Between meetings at last week’s National Governors Association gathering in Washington, DC, Governor of Colorado John Hickenlooper stressed not to take lightly the move to legalization of marijuana. Colorado is the first state in the country to totally decriminalize the use of marijuana for recreational objectives.
“The jury is still out on this thing. It’s going to be one of the great social experiments of the 21st century. As we implement it, we want to make sure that our society is no worse off than it was before this was passed. If we were legalizing whiskey, I’d be doing the same thing,” Hickenlooper told fellow governors.
The Colorado governor was opposed to the passage of the 2012 ballot measure which received the approval of the electorate despite his position. Nevertheless Hickenlooper cooperated with the Colorado legislature to create appropriate regulations.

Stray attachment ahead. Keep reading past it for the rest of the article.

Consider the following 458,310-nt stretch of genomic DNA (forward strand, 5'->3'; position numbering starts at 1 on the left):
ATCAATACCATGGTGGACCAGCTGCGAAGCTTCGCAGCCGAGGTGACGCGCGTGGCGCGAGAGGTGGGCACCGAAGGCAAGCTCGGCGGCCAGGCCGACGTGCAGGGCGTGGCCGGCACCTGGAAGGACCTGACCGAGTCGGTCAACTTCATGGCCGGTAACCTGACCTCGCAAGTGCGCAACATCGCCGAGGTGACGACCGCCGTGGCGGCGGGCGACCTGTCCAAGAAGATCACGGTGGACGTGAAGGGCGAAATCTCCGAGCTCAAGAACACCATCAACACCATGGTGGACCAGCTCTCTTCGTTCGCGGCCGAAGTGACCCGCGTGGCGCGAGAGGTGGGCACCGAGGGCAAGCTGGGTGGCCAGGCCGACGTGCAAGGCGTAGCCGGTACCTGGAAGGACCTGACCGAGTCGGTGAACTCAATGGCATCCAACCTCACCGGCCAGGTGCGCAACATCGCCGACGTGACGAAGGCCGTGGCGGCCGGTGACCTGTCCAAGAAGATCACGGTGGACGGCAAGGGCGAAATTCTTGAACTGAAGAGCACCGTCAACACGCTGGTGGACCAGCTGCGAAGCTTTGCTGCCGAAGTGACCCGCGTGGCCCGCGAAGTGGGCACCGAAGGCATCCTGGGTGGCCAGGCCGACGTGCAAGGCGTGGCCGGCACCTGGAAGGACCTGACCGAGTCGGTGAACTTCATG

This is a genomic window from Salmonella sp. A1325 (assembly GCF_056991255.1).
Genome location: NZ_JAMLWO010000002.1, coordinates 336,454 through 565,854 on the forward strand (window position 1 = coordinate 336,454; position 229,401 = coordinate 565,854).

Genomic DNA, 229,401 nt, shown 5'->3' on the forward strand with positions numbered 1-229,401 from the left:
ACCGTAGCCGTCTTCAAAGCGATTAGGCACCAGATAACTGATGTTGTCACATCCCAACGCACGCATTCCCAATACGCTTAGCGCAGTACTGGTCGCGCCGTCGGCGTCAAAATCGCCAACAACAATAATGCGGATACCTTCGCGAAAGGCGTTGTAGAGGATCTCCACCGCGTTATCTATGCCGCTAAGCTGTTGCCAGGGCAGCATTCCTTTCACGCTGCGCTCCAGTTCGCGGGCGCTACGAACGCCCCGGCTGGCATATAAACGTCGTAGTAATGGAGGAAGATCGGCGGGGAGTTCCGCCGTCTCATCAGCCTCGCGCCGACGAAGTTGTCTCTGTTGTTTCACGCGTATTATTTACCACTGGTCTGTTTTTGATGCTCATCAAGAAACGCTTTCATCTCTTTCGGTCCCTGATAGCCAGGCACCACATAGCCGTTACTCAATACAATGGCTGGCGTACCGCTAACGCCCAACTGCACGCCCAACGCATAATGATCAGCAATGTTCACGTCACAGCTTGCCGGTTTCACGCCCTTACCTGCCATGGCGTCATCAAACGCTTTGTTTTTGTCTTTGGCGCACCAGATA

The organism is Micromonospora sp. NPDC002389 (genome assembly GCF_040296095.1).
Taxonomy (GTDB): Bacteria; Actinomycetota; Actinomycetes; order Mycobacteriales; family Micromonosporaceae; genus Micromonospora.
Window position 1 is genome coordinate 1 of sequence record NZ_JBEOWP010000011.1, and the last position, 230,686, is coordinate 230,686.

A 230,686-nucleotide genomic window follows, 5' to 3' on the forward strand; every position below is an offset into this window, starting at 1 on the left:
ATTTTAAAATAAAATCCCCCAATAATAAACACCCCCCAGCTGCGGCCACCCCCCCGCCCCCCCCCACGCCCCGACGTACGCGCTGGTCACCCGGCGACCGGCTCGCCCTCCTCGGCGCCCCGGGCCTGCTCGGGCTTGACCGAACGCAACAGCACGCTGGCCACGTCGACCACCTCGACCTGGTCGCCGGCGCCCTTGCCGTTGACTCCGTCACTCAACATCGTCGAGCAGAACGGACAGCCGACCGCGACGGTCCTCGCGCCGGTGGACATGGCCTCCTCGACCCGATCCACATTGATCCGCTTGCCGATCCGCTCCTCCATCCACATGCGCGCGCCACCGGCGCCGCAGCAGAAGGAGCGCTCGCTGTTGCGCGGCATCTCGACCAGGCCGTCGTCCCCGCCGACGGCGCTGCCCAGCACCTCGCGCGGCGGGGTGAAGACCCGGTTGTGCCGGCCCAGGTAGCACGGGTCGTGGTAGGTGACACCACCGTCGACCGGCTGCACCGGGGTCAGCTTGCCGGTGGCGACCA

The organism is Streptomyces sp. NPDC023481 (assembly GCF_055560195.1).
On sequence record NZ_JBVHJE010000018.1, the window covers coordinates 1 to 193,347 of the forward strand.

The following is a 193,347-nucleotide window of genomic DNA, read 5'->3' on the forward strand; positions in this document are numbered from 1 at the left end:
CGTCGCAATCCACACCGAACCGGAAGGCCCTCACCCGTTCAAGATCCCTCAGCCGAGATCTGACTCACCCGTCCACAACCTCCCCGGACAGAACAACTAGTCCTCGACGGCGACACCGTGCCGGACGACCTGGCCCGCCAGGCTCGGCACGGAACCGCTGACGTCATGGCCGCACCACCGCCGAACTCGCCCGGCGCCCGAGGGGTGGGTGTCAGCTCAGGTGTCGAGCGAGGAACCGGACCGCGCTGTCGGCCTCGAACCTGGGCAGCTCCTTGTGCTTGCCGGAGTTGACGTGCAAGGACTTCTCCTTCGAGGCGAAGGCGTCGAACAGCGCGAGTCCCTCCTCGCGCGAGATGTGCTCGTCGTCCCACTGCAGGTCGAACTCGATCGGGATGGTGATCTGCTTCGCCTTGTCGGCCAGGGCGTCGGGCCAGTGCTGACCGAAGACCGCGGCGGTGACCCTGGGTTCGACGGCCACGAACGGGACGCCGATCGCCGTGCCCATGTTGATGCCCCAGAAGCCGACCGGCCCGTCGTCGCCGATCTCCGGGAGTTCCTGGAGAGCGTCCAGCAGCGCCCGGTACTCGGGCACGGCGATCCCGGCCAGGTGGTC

Colorado officials estimate that the state will collect $134 million in additional revenue from about $1 billion in expected sales of marijuana. But Hickenlooper warned others to not fall into the trap of thinking legalization of marijuana is simply a good source of additional income.
“We’re trying to look at this and say the tax revenues we’re raising are not to reduce other taxes or reduce government spending,” he said. “I don’t think anyone should be looking at it as a source of revenue.”
What states should reserve the extra income for is marijuana treatment and prevention programs.
“It’s like promoting gambling,” he said. “It always makes you nervous when you see government promoting gambling or any of those sin trades. They are revenue sources … We know people are not going to be better off smoking pot. It doesn’t mean they should be arrested … but we know it doesn’t make you smarter.”